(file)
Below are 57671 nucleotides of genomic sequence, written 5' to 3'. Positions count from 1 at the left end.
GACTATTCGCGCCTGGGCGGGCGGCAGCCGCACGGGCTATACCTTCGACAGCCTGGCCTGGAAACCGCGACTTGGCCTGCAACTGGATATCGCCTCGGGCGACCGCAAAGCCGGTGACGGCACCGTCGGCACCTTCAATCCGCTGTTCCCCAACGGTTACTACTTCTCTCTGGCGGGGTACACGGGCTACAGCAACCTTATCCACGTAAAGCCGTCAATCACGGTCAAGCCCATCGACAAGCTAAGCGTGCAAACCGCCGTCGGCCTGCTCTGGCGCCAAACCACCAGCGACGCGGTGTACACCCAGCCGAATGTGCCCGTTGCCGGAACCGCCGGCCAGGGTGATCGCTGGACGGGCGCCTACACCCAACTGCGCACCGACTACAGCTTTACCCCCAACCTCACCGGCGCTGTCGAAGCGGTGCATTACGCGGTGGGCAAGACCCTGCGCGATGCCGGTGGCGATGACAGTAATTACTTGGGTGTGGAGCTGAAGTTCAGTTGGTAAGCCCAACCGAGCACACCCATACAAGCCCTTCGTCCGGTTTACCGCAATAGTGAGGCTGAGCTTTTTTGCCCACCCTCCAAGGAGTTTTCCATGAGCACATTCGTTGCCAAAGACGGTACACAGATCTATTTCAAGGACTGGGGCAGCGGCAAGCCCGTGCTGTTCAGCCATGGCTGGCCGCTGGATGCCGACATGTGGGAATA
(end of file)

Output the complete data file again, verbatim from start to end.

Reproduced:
Below are 57671 nucleotides of genomic sequence, written 5' to 3'. Positions count from 1 at the left end.
GACTATTCGCGCCTGGGCGGGCGGCAGCCGCACGGGCTATACCTTCGACAGCCTGGCCTGGAAACCGCGACTTGGCCTGCAACTGGATATCGCCTCGGGCGACCGCAAAGCCGGTGACGGCACCGTCGGCACCTTCAATCCGCTGTTCCCCAACGGTTACTACTTCTCTCTGGCGGGGTACACGGGCTACAGCAACCTTATCCACGTAAAGCCGTCAATCACGGTCAAGCCCATCGACAAGCTAAGCGTGCAAACCGCCGTCGGCCTGCTCTGGCGCCAAACCACCAGCGACGCGGTGTACACCCAGCCGAATGTGCCCGTTGCCGGAACCGCCGGCCAGGGTGATCGCTGGACGGGCGCCTACACCCAACTGCGCACCGACTACAGCTTTACCCCCAACCTCACCGGCGCTGTCGAAGCGGTGCATTACGCGGTGGGCAAGACCCTGCGCGATGCCGGTGGCGATGACAGTAATTACTTGGGTGTGGAGCTGAAGTTCAGTTGGTAAGCCCAACCGAGCACACCCATACAAGCCCTTCGTCCGGTTTACCGCAATAGTGAGGCTGAGCTTTTTTGCCCACCCTCCAAGGAGTTTTCCATGAGCACATTCGTTGCCAAAGACGGTACACAGATCTATTTCAAGGACTGGGGCAGCGGCAAGCCCGTGCTGTTCAGCCATGGCTGGCCGCTGGATGCCGACATGTGGGAATA